I started programming with the ZX81 and basic way back in the early eighties. I had a small black and white TV with a stick on green screen which gave it that computer look and was also supposed to reduce eye strain. After a couple of years I got a Vic 20 and continued programming using CBM basic. Typing in games and code from magazines and books. Onto the Amiga in the early nineties with Amos and Blitz and finally I started using Visual Basic at work in the mid nineties. Most recently I was learning C# by doing online tutorials with the likes of Bob Tabor and reading many books. My favourite book so far has been The C# Players Guide which reminded me a lot of working through the Bliz basic manual and the additional tutorials that were sent out in the post every few months.

My chosen technical path on the RADAR program was Artificial Intelligence or A.I. Part of learning how this all works we needed to get a good grounding on the chosen coding language which is Python. Python is something that I have been aware of over the years and have occasionally picked up a bookazine on the subject and worked through some tutorials but never used to produce something. Reading through the course material I realised it wasn’t just a matter of installing Python and away we go. There was more, much more. Python Libraries and lots of them for data science. Thirteen were laid out as the top libraries and having read through the descriptions a lot of them seem to duplicate in areas what the next one on the list would do so I would imagine it is a matter of finding the one that does what you need and also clicks for you personally. Ill let you know how that works out…

I am hoping that learning Python properly and producing something will enable me to assist my son in his learning also. After attending a recent parent’s evening I saw my son, who has been working on Scratch, had put on his goals for the spring of 2022 to learn Python. We have played with the Turtle components and done some basic Python over the last six months so there is a spark of interest there. So I am hoping this opportunity will enable me to work on the A.I training and also help me to help him learn Python also.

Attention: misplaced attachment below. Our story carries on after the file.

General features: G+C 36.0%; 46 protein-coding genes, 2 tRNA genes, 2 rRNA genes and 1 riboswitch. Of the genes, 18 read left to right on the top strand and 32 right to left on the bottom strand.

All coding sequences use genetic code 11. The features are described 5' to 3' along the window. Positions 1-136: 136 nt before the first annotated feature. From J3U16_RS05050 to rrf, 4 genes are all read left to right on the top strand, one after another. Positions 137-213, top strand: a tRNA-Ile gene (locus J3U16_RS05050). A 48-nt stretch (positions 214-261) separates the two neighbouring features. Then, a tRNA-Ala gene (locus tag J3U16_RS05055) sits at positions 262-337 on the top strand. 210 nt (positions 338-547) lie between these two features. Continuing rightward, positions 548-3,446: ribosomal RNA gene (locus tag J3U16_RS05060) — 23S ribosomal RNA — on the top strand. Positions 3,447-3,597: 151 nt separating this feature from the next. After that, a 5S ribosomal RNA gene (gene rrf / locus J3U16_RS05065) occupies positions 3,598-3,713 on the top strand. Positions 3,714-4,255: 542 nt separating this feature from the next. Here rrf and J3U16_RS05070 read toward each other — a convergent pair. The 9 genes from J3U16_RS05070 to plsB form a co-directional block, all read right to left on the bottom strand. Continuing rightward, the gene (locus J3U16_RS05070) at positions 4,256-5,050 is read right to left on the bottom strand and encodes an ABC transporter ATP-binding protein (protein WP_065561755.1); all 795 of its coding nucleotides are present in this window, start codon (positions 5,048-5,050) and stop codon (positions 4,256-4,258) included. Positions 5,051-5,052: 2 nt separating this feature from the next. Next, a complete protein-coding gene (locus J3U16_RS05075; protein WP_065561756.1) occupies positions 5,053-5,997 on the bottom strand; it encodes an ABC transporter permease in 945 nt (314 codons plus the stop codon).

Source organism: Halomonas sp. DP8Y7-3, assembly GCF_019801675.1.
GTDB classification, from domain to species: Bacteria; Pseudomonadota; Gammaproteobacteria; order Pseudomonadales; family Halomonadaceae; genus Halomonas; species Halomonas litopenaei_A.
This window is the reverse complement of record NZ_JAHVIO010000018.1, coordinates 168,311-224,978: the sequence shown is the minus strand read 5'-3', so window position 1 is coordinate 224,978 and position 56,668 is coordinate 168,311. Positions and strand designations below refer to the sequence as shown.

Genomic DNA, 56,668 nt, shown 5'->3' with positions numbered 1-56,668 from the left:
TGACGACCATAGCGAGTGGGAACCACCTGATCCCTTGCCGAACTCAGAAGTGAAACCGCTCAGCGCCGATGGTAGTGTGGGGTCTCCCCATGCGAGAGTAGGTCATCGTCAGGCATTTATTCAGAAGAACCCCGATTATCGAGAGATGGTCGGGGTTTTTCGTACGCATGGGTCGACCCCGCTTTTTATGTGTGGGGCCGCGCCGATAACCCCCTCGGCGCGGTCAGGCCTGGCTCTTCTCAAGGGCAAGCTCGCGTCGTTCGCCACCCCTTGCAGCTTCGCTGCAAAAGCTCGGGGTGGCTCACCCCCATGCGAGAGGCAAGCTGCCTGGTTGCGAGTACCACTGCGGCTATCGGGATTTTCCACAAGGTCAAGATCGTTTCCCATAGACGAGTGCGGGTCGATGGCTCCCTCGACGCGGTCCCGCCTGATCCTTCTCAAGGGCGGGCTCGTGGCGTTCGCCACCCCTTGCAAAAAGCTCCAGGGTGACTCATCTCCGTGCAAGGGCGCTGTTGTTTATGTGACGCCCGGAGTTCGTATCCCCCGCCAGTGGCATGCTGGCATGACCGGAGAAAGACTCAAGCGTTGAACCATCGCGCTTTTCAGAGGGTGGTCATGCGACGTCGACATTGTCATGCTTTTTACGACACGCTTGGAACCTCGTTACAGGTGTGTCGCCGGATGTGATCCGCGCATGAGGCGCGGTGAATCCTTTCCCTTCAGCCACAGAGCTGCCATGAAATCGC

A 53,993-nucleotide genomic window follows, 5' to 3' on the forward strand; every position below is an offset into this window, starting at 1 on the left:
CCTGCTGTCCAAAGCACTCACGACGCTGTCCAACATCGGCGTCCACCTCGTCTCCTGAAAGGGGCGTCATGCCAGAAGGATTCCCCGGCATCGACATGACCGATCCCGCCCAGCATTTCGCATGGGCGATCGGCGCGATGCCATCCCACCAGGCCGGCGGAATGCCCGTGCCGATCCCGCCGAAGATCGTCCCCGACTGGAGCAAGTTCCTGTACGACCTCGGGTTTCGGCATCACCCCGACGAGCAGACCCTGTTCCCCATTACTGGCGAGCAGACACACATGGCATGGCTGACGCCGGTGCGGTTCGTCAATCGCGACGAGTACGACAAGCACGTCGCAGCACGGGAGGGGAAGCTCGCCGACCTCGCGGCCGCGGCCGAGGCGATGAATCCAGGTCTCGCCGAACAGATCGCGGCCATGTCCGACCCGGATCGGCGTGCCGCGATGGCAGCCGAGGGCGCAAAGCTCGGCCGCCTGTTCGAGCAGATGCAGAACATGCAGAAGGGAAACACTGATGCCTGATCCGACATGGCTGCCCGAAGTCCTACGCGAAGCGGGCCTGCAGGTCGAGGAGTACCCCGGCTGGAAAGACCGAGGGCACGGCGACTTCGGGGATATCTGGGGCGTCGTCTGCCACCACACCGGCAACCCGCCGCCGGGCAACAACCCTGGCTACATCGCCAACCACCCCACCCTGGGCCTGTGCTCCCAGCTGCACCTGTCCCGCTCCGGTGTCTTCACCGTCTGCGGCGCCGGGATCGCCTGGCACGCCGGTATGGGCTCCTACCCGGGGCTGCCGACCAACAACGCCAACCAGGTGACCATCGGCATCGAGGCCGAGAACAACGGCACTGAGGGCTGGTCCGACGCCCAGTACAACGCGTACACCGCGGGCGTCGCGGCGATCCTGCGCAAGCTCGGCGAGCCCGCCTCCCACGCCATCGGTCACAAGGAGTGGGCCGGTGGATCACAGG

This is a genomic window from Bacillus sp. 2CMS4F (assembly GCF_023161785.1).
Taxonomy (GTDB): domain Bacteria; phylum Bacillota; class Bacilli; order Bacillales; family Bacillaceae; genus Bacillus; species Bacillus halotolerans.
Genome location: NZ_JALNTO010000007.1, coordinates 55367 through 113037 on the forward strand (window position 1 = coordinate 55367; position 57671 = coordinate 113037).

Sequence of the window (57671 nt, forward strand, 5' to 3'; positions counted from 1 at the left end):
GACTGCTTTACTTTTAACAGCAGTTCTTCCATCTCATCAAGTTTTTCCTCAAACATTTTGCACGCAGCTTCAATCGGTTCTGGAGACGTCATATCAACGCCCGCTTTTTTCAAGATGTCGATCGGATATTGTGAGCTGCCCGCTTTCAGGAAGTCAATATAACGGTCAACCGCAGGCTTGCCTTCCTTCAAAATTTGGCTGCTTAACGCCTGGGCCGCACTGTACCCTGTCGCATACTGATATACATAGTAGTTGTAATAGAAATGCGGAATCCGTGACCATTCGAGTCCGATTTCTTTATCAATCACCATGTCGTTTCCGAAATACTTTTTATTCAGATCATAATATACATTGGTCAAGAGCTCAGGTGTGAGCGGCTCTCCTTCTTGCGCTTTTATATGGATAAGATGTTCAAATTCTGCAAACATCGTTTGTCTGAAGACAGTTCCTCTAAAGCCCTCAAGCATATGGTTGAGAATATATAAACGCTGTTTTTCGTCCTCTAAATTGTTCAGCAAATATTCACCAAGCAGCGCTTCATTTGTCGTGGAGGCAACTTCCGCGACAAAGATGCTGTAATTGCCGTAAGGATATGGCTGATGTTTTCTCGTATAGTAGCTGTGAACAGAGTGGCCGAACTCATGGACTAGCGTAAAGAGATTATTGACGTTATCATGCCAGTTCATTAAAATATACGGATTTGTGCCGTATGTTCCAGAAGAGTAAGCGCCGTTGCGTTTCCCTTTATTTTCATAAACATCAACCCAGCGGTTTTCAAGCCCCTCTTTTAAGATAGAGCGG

Until now I have always used Visual Studio Code to work on any kind of coding project like Powershell scripting or Python but during this A.I course it has been suggested we use Google Colab as its in the cloud and has ALL the plugins and libraries we might need. So I have set up my Colab environment and done the traditional “Hello World!” test. All seems to work ok, not sure I would drop Visual Studio Code in the long term but for the duration of this course it makes sense. I will just add it does have a good system where you can embed notes against the code which would be useful for looking back on in the future.

We have been given a Linkedin Learning course to work through by Joe Marini. I started to follow along for a while but the speed at which he goes I soon learnt that it was best to sit back and let Joe do his thing then load up the sample code and have a go myself. The course Joe has on Linkedin covers the basics such as outputting to the screen and receiving input from the user. working with various variables and their types for example integers, strings, tuples and boolean. The course also covers working with files, working with the file system in the hosting operating system, working with dates and times, internet data such as xml or json. At the time of writing this I am about halfway through but so far so good.

I have just started the next part of the course for Data Science by Lavanya Vijayan and Madecraft where I hope to learn how to use the libraries mentioned earlier alongside Python.